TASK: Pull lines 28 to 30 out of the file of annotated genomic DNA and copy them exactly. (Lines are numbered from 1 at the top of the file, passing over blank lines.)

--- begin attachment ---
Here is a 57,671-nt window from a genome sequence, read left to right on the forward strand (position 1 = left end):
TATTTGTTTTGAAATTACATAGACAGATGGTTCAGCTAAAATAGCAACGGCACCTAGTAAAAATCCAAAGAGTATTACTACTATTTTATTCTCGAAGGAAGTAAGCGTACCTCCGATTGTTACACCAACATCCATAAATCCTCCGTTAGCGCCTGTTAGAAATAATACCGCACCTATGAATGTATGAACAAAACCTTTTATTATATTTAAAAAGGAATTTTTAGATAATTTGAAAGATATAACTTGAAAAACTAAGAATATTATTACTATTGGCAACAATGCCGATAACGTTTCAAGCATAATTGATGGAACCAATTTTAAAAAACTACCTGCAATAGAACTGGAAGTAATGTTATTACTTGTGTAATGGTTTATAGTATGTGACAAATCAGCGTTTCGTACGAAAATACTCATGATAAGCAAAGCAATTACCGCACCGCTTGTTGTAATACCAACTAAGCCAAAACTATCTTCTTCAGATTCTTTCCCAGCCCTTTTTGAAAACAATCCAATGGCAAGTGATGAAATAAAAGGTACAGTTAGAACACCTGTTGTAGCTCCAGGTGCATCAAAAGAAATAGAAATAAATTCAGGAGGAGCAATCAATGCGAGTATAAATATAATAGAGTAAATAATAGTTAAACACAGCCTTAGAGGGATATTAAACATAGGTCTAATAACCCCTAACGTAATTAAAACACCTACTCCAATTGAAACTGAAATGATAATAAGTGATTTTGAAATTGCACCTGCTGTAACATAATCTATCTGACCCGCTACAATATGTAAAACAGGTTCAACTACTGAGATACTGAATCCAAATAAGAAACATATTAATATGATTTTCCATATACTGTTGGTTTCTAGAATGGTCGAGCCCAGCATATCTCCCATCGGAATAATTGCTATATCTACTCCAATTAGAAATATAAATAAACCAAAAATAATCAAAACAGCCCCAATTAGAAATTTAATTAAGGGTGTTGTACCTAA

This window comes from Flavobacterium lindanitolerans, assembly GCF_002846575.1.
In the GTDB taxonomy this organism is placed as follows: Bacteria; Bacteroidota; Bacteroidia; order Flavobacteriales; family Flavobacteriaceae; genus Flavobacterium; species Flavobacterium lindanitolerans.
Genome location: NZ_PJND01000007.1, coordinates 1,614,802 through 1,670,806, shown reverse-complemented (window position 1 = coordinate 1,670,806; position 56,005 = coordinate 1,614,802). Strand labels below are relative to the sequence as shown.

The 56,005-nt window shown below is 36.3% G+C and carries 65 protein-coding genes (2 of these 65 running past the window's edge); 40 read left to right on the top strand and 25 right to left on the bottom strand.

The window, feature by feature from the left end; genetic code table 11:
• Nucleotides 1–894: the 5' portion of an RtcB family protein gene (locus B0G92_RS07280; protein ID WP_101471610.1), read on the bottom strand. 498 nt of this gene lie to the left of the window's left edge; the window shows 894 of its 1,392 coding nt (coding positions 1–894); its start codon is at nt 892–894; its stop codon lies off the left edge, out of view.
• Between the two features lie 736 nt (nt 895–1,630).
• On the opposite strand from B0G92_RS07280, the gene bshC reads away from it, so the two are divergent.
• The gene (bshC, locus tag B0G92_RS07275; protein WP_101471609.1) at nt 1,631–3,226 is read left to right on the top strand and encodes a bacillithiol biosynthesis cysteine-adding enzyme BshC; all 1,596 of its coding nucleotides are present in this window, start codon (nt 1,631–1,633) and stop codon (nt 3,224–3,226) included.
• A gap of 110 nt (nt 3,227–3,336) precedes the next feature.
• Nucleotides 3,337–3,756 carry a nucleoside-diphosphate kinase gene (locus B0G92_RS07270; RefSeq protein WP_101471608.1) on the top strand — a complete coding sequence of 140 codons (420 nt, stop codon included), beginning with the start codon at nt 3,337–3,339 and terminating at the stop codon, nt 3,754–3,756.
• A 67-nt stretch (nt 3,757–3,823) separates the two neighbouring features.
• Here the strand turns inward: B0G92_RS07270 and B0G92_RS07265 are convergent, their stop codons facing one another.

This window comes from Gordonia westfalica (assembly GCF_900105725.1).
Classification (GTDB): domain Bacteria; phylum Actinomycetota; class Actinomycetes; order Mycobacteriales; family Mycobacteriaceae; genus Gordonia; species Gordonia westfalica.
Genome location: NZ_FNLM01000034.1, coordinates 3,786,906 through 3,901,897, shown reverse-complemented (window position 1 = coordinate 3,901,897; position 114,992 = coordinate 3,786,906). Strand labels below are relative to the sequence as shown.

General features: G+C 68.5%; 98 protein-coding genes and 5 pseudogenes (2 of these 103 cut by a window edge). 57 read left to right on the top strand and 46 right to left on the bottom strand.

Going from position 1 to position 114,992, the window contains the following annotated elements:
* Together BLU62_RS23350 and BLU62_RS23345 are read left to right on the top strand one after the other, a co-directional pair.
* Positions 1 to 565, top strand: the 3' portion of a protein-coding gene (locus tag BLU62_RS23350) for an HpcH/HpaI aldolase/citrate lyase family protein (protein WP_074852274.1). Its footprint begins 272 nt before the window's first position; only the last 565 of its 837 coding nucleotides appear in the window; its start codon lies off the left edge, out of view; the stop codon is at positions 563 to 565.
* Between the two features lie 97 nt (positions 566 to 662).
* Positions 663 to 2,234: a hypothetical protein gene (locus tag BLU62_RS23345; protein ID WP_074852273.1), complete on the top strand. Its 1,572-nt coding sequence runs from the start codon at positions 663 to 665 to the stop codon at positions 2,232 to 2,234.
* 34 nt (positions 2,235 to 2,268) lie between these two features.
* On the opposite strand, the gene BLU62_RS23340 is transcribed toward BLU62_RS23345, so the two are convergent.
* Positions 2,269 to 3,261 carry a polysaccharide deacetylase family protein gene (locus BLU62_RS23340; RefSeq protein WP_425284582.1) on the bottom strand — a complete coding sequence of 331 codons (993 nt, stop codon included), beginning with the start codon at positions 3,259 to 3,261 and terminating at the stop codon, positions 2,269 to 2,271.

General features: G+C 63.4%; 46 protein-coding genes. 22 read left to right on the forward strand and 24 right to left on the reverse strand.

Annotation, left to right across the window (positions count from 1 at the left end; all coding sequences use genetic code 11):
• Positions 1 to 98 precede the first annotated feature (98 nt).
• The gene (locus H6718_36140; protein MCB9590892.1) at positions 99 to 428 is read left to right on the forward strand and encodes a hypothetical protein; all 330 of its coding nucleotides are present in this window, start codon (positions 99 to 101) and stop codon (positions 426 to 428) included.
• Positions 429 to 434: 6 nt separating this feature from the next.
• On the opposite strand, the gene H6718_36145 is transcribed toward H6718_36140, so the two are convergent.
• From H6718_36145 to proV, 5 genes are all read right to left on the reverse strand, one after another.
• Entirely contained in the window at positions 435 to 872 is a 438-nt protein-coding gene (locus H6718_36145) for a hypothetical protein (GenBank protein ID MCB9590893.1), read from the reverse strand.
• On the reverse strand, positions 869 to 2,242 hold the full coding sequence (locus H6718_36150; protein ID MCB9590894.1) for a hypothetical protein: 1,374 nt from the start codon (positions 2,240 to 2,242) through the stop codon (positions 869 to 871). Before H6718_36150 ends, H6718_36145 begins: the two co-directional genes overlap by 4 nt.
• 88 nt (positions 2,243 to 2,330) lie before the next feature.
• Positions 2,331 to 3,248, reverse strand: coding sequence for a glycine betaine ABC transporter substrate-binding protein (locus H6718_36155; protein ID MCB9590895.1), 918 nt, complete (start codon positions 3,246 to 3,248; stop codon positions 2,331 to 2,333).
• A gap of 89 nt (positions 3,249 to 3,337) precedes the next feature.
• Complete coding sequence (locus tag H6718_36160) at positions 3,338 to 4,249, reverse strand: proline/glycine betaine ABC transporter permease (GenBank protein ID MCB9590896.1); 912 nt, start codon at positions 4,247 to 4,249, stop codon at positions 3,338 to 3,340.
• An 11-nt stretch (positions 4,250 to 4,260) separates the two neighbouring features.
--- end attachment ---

General features: G+C 63.4%; 46 protein-coding genes. 22 read left to right on the forward strand and 24 right to left on the reverse strand.

Annotation, left to right across the window (positions count from 1 at the left end; all coding sequences use genetic code 11):
• Positions 1 to 98 precede the first annotated feature (98 nt).